Stuff I Loved: The Polito thing and everything after, full stop. The necessity of managing both inventory and stats and nanites (cash) give it an entire layer of challenge that has nothing do with combat.I also loved the open-endedness of the game’s RPG system, and the replayability promised by the idea of different builds. I hear Psi-heavy builds are fun and I’m curious to try one out.

Bottom Line: Like the original Deus Ex, System Shock 2 has appeal beyond nostalgia. The systems of the game are rock-solid despite the passage of time, and it still is both enjoyable and challenging to play. The story feels decent in its construction and the layout of the levels means things are well-paced. Regardless of whether you’re new to the idea of sci-fi RPG shooters or you have fond memories of games like this, System Shock 2 now being available on Steam means you have no excuse not to play it. So go do that.

Levine’s Infinite Fancy

Courtesy Irrational Games

For years, Ken Levine has been keeping gamers on their toes. System Shock 2 built on player expectations of both shooting games and the original System Shock. BioShock reminded modern audiences that action and terror could be balanced well and coupled with good storytelling and multi-dimensional, memorable characters. And now, BioShock Infinite has delivered one of the best gaming sucker-punches since Spec Ops: The Line, though he did so at the very end of his game with what has been called a bit of an exposition dump. Given the nature of the dialog, and the method of it’s presentation, one might even go so far as to say Levine a pretentious dick for doing what he did… and you know what? That’s okay.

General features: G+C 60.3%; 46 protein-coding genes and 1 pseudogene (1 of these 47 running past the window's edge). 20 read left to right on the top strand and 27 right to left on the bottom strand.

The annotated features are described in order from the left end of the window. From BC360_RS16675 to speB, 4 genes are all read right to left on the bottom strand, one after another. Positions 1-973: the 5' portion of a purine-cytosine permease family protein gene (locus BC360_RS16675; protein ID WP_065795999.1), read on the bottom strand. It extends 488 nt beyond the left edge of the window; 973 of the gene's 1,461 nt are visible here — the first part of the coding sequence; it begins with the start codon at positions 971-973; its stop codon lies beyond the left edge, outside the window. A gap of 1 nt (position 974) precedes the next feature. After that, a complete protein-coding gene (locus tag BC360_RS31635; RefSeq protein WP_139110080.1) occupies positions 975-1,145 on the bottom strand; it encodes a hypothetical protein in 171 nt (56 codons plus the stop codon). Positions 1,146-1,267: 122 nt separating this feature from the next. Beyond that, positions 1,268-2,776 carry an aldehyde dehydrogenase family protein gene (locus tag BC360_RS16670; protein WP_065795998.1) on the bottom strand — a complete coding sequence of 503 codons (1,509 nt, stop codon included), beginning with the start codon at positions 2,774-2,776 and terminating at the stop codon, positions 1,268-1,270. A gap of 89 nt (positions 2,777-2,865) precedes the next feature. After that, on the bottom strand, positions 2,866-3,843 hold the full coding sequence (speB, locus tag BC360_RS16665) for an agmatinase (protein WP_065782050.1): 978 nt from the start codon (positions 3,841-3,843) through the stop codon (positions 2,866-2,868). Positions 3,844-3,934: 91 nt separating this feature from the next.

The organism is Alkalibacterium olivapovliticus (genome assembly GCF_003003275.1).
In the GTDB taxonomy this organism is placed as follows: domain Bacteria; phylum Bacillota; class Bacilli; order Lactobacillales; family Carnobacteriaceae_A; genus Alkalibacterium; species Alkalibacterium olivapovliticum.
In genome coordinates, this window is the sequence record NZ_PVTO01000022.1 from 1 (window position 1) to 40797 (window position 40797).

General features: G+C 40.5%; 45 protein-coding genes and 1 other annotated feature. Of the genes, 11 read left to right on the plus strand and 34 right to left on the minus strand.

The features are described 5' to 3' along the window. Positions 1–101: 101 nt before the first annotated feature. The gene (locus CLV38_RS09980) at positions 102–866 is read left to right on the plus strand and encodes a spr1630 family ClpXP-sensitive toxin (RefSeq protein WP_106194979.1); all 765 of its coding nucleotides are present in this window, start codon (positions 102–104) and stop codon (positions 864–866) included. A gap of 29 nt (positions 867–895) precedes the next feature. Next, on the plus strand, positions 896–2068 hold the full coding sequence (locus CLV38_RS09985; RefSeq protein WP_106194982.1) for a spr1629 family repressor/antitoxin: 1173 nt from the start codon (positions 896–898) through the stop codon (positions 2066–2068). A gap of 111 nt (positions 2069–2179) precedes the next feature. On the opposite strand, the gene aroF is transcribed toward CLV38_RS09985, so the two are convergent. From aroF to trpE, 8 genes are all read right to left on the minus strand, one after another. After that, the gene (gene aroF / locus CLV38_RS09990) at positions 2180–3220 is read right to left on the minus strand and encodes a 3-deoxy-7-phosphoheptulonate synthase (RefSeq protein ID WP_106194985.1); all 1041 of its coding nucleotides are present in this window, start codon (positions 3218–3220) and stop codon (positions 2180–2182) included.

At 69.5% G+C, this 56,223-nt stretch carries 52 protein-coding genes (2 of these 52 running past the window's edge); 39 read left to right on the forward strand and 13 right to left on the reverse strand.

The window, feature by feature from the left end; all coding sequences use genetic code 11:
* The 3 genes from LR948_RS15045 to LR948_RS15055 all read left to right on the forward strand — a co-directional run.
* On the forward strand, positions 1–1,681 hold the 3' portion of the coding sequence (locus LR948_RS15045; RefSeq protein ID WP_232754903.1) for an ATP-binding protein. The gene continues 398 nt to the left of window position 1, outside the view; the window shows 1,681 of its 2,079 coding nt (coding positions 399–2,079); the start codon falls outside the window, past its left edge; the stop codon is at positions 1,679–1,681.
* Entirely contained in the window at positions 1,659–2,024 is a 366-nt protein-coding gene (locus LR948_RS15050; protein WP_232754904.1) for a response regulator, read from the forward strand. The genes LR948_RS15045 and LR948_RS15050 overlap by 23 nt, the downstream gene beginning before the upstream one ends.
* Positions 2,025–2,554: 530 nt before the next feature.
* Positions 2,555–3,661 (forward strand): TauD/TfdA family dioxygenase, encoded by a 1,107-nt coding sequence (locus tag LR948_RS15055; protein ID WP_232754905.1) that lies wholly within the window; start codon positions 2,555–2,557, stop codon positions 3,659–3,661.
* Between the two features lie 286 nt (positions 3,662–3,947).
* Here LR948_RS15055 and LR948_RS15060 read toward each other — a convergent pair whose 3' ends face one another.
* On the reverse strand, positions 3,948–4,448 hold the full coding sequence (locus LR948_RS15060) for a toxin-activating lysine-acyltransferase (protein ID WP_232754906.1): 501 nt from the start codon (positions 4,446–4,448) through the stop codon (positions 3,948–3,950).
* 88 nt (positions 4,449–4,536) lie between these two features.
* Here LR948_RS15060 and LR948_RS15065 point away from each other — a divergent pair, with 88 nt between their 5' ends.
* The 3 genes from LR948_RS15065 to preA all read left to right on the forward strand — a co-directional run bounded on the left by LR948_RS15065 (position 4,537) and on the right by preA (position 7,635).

Spec Ops was also a bit pretentious. Braid, Journey, Bastion… all of these games use their gameplay to move the story forward and play on themes that are above and beyond the scope of many of their contemporaries. They work on higher levels, and sometimes multiple levels. The pretense upon which such games work (hence the word ‘pretentious’) is that their story is just as important as the accuracy with which the player can shoot dudes, or the level of challenge in their puzzles. There’s nothing wrong with this. In fact, I’d argue that in terms of game development and presentation, Ken Levine is an example of someone doing everything right.

BioShock Infinite may not be a perfect game, and it may be flawed, but what it does is done so well it’s likely to be towards the top of many Game of the Year lists. Like its true predecessors, it builds on player expectations before yanking the rug out from under them. BioShock parsed past the linear progression of many other shooters (even some that came after it) and showed just how artificial that sort of pacing could be by making the player’s character a literal pawn in somebody else’s game. Very few of the choices the player makes in that game are their own; outside of weapon and plasmid selection, the phrase ‘would you kindly’ rips any agency out of the player’s hands and pushes them towards the game’s conclusion. While there’s nothing wrong with linearity in games, especially ones so heavily concerned with story, I always got the impression that Levine was demonstrating how important choice and consequence truly are by exposing this sort of railroading. In a way, this has always been his crux: make the wrong choices in System Shock 2 and it becomes impossible to complete, “A Man Chooses, A Slave Obeys” in BioShock, and in BioShock Infinite we see the choices made by both Booker DeWitt, and especially Elizabeth, changing the world around them.